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The enjoyment of contentment

Enjoy your life is the title of a book published in 2007 by Dr. Muhammad Al-‘Areef of Saudi Arabia.


The book was written after the author read Dane Carnegie’s globally acclaimed “How to win friends and influence people” first published in 1936. When Al-‘Areef learnt that the successful American author committed suicide, though a contested claim in some quarters, he decided to write his own book as he figured out that Carnegie’s book did not benefit him.


The truth about life is that everyone wants to enjoy it. In seeking enjoyment and happiness, people crave ‘connection’ or being acquainted with personalities, having money, property and power. But empirical studies and life experiences have shown that the happiest people are not the richest and the most powerful.


They are not also the most connected, famous and influential members of society. It then shows that we have been looking for happiness in the wrong places. In reality, many people do not really enjoy their lives in spite of the material possessions and physical indicators of success they parade.


True happiness lies in peace of mind and to have peace of mind is to enjoy contentment. Peace of mind describes a feeling of calm or not being worried. It means mental freedom, absence of anxiety or a state in which your brain is clam, your mind is at ease, your soul is at rest and you are untroubled by stress and worry. This condition eludes the vast majority of those that are generally assumed to be enjoying life as celebrities, politicians and the wealthy.


The only successful ones are those who enjoy peace of mind at every stage of their life. The foremost condition for enjoying peace of mind is to have contentment, which entails being happy with yourself, what you have and where you are.


It is about respecting the reality of the present and being satisfied with the turns and thrills of life. It is about being grateful for the blessings you often take for granted even while seeking more opportunities and having desires.


It takes the grace of contentment to actually enjoy life to the fullest. However, our contemporary life is so much filled with stress and anxiety. We are often not contended with wherever we are and we most times assume that our greed is our need.


It is this greed that fuels corruption, lust, robbery and most other social vices and crimes that dot our landscape. In this situation, life is considered a race in which we must beat everyone else to be happy and fulfilled. And, since there is always someone somewhere who is better at something than we are, we are condemned to a life of worry, scheming, lobbying, backstabbing, and endless ambition.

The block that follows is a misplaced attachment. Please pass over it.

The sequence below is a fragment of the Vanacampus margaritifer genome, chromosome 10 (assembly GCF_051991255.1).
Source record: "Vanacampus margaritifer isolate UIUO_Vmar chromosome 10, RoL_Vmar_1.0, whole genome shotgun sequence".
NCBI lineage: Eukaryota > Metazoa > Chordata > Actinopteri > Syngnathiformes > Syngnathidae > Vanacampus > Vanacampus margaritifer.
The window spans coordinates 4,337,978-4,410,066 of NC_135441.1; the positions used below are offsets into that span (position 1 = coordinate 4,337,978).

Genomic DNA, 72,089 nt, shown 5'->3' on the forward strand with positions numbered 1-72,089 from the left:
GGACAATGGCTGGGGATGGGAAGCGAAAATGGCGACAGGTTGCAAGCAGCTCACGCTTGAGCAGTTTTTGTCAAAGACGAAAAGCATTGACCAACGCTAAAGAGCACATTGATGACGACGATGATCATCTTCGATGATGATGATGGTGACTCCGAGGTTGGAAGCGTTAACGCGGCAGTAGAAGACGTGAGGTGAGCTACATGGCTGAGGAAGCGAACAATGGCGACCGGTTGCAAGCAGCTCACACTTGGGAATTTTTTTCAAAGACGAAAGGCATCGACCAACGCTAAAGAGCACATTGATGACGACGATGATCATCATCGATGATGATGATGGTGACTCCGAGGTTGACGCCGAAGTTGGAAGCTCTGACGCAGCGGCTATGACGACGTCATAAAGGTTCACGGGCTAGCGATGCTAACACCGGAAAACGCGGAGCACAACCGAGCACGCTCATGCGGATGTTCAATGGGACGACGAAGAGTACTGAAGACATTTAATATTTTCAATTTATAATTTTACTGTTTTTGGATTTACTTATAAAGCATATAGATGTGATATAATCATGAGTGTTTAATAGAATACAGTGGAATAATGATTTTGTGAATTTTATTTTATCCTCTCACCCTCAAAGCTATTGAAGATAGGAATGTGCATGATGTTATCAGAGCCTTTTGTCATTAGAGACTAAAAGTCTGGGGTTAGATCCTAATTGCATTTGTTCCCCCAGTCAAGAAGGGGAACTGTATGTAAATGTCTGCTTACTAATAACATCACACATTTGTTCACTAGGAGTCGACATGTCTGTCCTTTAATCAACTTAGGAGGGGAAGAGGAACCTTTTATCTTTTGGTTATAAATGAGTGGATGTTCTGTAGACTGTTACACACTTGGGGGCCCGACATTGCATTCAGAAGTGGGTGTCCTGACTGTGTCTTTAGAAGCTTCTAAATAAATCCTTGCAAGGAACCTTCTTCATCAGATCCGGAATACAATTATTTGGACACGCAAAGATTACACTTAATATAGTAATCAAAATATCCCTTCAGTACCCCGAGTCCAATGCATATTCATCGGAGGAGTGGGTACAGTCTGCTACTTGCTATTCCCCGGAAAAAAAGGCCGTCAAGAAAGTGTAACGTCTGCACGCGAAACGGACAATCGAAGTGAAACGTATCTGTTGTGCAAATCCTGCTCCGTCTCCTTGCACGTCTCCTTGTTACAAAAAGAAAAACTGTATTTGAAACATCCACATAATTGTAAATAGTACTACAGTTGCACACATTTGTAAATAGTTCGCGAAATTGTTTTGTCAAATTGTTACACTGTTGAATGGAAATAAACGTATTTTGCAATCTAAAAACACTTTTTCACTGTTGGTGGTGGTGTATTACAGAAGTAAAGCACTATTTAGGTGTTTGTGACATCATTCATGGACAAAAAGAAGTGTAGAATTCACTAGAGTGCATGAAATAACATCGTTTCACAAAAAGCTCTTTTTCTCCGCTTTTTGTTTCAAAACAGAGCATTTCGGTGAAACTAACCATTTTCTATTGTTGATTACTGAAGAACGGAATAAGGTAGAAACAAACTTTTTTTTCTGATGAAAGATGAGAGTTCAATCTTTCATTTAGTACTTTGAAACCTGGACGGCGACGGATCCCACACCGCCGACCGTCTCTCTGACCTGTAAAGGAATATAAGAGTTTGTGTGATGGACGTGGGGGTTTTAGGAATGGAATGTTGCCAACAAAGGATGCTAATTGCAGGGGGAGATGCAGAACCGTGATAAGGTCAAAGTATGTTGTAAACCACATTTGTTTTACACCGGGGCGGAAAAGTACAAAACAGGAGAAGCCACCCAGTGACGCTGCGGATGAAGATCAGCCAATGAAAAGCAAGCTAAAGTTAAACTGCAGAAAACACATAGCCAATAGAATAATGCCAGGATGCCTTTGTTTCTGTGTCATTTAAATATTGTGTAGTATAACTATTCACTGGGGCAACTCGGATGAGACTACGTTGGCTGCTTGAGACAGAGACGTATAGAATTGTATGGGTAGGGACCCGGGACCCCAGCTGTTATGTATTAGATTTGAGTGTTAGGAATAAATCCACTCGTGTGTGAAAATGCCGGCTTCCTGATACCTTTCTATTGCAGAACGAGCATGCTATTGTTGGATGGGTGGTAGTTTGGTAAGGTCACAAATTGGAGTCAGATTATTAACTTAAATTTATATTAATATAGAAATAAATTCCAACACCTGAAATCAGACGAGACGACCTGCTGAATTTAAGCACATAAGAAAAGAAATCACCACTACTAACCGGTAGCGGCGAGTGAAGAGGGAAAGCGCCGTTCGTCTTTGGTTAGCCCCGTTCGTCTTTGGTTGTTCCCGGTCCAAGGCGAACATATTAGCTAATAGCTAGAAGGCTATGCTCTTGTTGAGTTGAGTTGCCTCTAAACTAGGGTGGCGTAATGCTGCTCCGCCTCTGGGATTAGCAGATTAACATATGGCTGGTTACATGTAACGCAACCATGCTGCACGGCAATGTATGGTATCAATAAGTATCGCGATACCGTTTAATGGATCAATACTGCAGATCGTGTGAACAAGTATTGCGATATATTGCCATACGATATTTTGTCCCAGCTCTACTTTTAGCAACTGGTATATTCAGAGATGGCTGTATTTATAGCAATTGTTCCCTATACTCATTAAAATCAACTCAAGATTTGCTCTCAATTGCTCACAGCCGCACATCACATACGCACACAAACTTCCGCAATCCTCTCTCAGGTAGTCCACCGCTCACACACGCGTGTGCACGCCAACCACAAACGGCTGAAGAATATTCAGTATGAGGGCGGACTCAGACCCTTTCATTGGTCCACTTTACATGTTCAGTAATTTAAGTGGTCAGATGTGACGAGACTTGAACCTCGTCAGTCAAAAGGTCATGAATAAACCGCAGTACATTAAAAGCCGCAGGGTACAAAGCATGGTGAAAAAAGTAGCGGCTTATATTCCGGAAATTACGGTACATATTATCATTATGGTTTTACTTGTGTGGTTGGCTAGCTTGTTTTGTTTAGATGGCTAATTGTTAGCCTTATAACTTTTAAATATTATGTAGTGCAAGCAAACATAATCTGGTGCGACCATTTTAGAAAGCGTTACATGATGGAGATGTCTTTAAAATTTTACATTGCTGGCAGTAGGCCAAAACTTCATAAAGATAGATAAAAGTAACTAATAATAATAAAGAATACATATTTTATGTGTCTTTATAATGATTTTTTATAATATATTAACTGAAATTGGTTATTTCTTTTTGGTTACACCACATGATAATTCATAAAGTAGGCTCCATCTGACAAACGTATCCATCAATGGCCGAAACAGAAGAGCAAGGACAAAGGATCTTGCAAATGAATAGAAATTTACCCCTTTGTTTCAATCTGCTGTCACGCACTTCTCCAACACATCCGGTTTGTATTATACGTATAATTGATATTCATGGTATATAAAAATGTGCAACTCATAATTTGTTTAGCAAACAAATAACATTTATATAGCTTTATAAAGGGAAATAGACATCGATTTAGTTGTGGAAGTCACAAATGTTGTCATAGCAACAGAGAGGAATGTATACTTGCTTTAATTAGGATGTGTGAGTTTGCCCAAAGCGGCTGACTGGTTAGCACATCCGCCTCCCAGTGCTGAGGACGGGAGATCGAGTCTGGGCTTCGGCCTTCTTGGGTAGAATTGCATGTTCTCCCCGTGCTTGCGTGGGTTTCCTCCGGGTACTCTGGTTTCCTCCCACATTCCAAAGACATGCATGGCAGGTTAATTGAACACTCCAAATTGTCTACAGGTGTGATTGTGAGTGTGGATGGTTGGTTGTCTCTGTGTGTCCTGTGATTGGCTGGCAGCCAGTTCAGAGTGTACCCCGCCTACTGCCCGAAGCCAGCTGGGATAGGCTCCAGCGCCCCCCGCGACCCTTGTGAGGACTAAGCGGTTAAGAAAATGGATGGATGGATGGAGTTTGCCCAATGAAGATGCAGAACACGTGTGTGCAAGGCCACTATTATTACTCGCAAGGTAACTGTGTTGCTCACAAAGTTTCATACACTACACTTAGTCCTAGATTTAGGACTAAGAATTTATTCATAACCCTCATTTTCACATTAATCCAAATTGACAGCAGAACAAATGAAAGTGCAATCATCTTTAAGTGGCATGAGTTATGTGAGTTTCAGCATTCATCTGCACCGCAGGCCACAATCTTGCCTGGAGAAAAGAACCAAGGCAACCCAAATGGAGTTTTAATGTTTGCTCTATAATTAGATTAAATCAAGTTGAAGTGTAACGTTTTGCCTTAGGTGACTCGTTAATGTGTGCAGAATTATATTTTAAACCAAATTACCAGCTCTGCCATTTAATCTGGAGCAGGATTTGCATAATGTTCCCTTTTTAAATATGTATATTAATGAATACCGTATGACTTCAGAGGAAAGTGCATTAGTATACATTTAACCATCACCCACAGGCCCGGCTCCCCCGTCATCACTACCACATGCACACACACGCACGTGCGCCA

The achievement of one ambition drives the appetite for another and what is craved for becomes ordinary as soon as it is attained. It is a vicious cycle of appetitive acquisition and relentless quest for more. Like Oliver Twist, we cry for more!


As I stressed last Sunday (June 4, 2022) while delivering a lecture, “Hon. Justice Mustapha Akanbi: Lessons from the Life of Legend”, courtesy of the Vice- Chancellor of Kwara State University, Prof. Muhammad Mustapha Akanbi, who invited me to the anniversary programme/prayer for his revered father, contentment is a virtue that is fast disappearing from us in Nigeria. Yet, this is one quality that defined the late jurist’s life.


He enjoyed his life as he did not have to worry about anything with his Spartan mien and simple way of life. The late sage and jurist was a man who resigned from his ‘juicy’ appointment as the President of the Court of Appeal before his tenure ended at the age of 68.


He was a man who declined the offer of a second term as pioneer Chairman of the Independent Corrupt Practices and Related Offences Commission (ICPC) offered by former President Olusegun Obasanjo in 2005 when his tenure ended. He was a man that was dubbed “Mr. Integrity” and “Nigeria’s Mr. Clean” by the critical Nigerian press.


He was a man who lived till the ripe age of 86 in the company of ordinary Nigerians and children, who he inspired a lot with his inimitable lifestyle. President Muhammadu Buhari struck a chord with many people who knew him when he described him as “a man whose greatest asset in life was his integrity and incorruptibility.”


A life of contentment is a fulfilled life that is devoid of hassle and pressure. It is a life of inner joy, undiluted happiness and profound gratitude for everything people often elect to take for granted, like health, like freedom, like peace, like the capacity to think or function as a complete being, biologically and physically. It is a life that makes us separate wants from needs to realise that our needs are limited and our wants are infinite.


Ultimately, a life of contentment ultimately results in long life, simplicity and abstemiousness as the person who enjoys it is filled with the grace to realise that we came with nothing to this world and we shall leave with nothing. Whereas, those who do have the grace of appreciating contentment as a good philosophy of life, eventually end up in disgrace and disappointment.

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